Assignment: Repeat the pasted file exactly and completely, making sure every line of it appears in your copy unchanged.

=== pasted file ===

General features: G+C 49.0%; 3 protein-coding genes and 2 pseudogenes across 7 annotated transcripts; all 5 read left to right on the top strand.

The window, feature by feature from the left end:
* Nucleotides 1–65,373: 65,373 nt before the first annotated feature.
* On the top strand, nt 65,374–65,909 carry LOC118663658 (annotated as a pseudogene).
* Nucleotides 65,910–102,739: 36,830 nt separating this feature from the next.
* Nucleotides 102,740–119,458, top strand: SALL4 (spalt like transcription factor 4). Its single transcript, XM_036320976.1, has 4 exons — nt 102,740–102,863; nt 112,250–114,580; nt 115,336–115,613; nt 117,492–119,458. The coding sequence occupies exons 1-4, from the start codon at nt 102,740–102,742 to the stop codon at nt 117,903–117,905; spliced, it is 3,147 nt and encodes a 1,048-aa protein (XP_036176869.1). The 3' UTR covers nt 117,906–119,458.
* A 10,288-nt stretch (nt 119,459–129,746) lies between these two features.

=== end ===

General features: G+C 49.0%; 3 protein-coding genes and 2 pseudogenes across 7 annotated transcripts; all 5 read left to right on the top strand.

The window, feature by feature from the left end:
* Nucleotides 1–65,373: 65,373 nt before the first annotated feature.
* On the top strand, nt 65,374–65,909 carry LOC118663658 (annotated as a pseudogene).
* Nucleotides 65,910–102,739: 36,830 nt separating this feature from the next.
* Nucleotides 102,740–119,458, top strand: SALL4 (spalt like transcription factor 4). Its single transcript, XM_036320976.1, has 4 exons — nt 102,740–102,863; nt 112,250–114,580; nt 115,336–115,613; nt 117,492–119,458. The coding sequence occupies exons 1-4, from the start codon at nt 102,740–102,742 to the stop codon at nt 117,903–117,905; spliced, it is 3,147 nt and encodes a 1,048-aa protein (XP_036176869.1). The 3' UTR covers nt 117,906–119,458.
* A 10,288-nt stretch (nt 119,459–129,746) lies between these two features.